“Koreans are very sensitive to trends, and Korean cosmetics products are gaining popularity via social media,” said a Kotra official at its Tokyo trade center. “Some Japanese customers even buy them in Korea and get them delivered to Japan. In some cases, cosmetics brands release products in the Japanese market first before they introduce them in Korea."
Missha and Clio are the participants of the Kotra's global hidden champion program, which the agency helps SMEs to expand their exports experience through customized one-on-one support services.
K-pop star leads
Shiori, a 25-year-old resident of Hokkaido, said she first tried Korean cosmetics products because her favorite K-pop idol was a brand model.
“I really want to have a beautiful face like K-pop idols,” said Shiori. “I feel like I could be able to have Korean beauty by using Korean cosmetics products.”
Shiori said almost all cosmetics products she uses now are from Korean brands, including powders from Innisfree, eye shadows from Clio, lipsticks from Hera and cushion foundation compacts from rom&nd.
K-pop stars get major credit for the increasing popularity of Korean cosmetics in the Japanese market. Having them as models is considered to be the most effective way to attract Japanese customers and boost sales.
Able C&C recently hired Sana and Dahyun of popular girl group Twice as exclusive models of its skincare brand A’pieu.
Clio is trying to attract Japanese cosmetics market with actor Ko Min-si. Ko has been gaining worldwide fans since she appeared in Korean Netflix original “Sweet Home.”
Clio also has separate male models, the members of boy group Stray Kids. The brand is also targeting the Southeast Asian market.
Kotra was told by a person from @cosme late last year that with the growing popularity of K-pop stars, K-dramas and idols, as well as the image that Korea is a very trendy country in the beauty sector, Japanese customers are convinced that Korean cosmetics products are of great quality. Sales of Korean cosmetics brands take up some 10 percent of sales in @cosme stores, and it has been increasing.
In September, Japan’s Marui department store opened Beauty Trip Korea at its Yurakucho branch in Tokyo. The event, which was held for a month, was intended to offer Japanese customers a chance to experience various products from Korean cosmetics brands and purchase them, as they were not allowed to travel due to the pandemic. More than 40 Korean cosmetics brands participated in the event to promote and sell their products.
As a new wave of Korean culture spreads around the world, localized marketing strategies is proving to be the key to lasting success.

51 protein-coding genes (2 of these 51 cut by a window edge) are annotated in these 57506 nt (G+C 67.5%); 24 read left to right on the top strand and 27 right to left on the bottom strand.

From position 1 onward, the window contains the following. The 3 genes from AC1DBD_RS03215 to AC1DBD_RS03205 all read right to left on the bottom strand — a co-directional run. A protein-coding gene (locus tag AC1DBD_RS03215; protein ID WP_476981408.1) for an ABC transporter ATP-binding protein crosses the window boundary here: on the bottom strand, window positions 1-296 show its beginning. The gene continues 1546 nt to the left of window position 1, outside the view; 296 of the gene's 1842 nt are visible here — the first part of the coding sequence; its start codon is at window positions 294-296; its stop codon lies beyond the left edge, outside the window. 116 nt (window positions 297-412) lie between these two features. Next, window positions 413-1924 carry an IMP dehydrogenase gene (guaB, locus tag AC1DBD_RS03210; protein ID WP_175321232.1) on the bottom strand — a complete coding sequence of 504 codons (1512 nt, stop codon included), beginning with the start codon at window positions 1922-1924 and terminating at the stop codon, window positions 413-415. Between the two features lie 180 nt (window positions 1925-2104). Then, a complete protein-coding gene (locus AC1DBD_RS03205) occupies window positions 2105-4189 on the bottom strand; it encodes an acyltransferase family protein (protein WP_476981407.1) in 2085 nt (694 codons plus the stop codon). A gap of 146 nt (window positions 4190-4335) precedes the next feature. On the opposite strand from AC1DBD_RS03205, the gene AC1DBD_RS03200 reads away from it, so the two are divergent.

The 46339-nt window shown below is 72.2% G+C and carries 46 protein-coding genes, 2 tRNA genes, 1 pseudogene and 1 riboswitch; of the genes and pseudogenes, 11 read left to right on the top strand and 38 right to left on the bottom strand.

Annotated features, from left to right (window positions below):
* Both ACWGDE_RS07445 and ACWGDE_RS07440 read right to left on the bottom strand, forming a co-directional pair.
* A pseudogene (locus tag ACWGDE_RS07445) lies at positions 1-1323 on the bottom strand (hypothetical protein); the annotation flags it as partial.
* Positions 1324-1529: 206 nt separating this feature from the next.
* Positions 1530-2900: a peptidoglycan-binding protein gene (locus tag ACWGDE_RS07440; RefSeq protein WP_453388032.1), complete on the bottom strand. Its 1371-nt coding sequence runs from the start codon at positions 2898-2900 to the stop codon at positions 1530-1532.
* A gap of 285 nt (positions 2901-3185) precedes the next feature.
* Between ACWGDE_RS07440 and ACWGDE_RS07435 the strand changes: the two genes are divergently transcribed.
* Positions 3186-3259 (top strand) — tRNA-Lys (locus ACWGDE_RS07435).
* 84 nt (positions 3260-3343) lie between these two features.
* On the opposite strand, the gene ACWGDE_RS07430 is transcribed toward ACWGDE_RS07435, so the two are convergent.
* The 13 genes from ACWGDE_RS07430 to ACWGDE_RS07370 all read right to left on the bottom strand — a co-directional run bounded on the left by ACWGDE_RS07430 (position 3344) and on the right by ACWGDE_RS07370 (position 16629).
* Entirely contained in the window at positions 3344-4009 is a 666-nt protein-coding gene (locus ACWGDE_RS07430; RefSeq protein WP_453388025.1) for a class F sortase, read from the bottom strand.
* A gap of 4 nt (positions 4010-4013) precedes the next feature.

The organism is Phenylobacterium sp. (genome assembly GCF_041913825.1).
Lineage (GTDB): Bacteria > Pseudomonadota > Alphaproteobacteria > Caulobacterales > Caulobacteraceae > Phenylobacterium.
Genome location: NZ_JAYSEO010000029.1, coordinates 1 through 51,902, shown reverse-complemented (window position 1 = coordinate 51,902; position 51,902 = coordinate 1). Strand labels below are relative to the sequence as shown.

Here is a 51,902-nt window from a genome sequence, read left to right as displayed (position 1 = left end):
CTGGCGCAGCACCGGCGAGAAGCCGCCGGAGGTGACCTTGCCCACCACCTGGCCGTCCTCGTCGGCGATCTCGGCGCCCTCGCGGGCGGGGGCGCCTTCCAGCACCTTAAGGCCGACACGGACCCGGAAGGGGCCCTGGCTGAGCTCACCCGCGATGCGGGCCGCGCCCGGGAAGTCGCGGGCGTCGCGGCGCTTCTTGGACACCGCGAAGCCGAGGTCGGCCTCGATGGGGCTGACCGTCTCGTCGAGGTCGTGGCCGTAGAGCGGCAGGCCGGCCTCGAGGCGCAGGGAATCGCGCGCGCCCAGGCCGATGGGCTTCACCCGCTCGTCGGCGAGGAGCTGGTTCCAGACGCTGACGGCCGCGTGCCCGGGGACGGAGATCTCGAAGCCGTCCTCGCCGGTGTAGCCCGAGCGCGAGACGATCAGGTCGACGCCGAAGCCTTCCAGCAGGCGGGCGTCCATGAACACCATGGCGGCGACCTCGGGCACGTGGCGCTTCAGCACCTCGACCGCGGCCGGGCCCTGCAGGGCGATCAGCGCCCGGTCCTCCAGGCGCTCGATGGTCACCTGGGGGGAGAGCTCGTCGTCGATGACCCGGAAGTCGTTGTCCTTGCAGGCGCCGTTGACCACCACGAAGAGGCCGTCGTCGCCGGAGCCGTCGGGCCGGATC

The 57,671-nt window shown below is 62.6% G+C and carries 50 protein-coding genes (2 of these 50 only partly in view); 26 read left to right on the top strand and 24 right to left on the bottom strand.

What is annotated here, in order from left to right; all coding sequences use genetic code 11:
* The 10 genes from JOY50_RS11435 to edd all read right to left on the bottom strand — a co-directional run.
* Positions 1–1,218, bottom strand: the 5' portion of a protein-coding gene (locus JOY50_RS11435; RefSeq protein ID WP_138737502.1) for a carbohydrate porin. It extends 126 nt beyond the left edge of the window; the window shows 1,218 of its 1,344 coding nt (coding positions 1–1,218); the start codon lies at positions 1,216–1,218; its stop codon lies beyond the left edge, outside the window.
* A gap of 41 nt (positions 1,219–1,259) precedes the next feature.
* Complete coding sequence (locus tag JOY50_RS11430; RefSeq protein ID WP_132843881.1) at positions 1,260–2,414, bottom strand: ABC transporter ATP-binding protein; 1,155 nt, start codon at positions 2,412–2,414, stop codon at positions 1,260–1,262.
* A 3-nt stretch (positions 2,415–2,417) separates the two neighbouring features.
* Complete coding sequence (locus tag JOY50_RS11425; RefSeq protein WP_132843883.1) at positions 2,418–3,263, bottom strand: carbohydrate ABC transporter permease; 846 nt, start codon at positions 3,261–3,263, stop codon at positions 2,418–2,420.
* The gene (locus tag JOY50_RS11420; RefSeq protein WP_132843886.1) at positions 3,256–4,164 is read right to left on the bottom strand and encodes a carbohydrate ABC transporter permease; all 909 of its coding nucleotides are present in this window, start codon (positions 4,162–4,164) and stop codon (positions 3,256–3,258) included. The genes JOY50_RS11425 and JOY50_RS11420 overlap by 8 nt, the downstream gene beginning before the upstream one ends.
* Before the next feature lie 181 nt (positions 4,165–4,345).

In 2017, Missha decided to make a big change in its distribution structure in the Japanese market. The cosmetics brand closed all of its stores in Japan and chose to sell products through Japan's retailers, such as drugstores like Matsumoto Kiyoshi.
This was a move to target Japanese customers who prefer to shop for cosmetics products via drugstores over visiting branded offline shops to get certain products. Just like Korea’s Olive Young, drugstores sell various items including skincare products and daily necessities, from many different brands.
“In the past, I had to visit the offline shops of Korean brands to get products or ask my friends to buy lots of cosmetics items for me whenever they visit Korea for travel,” Natsumi, a 27-year old office worker in Hiroshima, said. “But it’s really good that Korean cosmetics products are now available at many retailers in Japan including drugstores.”
“They are literally everywhere in Japan now, and all my friends love using Korean products.”
Missha cosmetics products are now available at more than 25,000 retail stores in Japan, including drugstores.
Gelato Lab, a nail company that is popular for its nail stickers and nail tip products, is generating more than half of its revenue in Japan.
Started as an in-house venture of e-commerce operator TMON in 2016, the company operates Gelato Factory, which sells various nail products, and Gelato, an app that offers people information about some 11,000 nail shops across the country.
As many Japanese companies require workers to have neat nails, Gelato Lab came up with Office Nail. The product was sold out in just two days, according to the company.
BrandX acquired 59.34 percent of Gelato Lab late last year.
The nail product company posted 18.2 billion won of revenue in 2020, and of that, some 10 billion won came from the Japanese market. The result came only a year after the company entered the Japanese market.
Its annual revenue in 2017 was only 500 million won.
The nail company is currently preparing to go public next year as a Kosdaq stock, though no schedule has been released yet.
BY CHEA SARAH [email@example.com]